An estimated 70,000 to 80,000 people have been killed since Russian forces first invaded Ukraine in late February, a top Pentagon policy official said Monday.
“The Russians are taking massive casualties,” Colin Kahl, undersecretary of defense for policy, told reporters.
“There is a lot of fog in the war but I think it is safe to suggest that the Russians may have killed 70 or 80,000 people in less than six months. Now, it’s a combination of killed in action and wounded in action, and that number could be a little bit lower, a little bit higher, but I think that’s where it’s at in the ballpark,” Kahl said.
However, Burns acknowledged that intelligence estimates of battlefield casualties are “always a range” and “there is no absolute number.”
Russia suffered heavy casualties in the first phase of its offensive when it attempted but failed to capture Kyiv and parts of western Ukraine from 24 February. As in Donbas, long-range weapons are used to strike targets.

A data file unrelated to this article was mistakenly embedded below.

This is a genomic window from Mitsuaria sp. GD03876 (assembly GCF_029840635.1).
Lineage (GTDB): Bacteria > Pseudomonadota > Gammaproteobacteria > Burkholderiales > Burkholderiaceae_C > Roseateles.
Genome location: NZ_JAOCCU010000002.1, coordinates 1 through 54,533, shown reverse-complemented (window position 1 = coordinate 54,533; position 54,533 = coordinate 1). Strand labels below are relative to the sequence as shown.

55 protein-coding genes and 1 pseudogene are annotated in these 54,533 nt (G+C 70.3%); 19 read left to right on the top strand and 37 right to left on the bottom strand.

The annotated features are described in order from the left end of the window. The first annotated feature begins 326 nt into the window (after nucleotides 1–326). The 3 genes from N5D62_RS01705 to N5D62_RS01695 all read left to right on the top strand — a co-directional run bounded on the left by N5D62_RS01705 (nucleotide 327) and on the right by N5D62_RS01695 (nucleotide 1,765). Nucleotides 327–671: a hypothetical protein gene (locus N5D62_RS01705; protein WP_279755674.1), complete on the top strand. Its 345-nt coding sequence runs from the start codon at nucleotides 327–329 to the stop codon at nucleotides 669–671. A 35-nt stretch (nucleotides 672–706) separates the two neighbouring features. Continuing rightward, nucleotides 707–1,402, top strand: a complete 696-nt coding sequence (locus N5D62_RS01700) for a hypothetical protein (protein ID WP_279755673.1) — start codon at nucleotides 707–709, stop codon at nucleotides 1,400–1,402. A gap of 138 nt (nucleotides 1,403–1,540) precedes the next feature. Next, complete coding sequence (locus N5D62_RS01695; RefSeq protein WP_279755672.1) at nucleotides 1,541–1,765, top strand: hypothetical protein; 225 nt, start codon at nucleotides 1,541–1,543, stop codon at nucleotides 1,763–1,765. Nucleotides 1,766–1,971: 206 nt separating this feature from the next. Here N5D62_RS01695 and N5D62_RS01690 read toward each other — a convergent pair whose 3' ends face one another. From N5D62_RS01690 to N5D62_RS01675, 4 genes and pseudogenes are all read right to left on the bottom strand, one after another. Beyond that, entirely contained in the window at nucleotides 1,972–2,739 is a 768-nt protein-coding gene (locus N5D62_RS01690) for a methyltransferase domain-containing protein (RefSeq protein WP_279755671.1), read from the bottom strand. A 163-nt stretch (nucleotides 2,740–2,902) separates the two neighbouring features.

Kahl said the Russian death toll was “remarkable” given that Moscow had “achieved none of Vladimir Putin’s goals” since invading Ukraine six months ago.
He credited Ukrainian morale and will to fight, which he said was “unquestionable and much higher than the average morale and will to fight on the Russian side.”
“I think this gives the Ukrainian people a significant advantage,” Kahl added.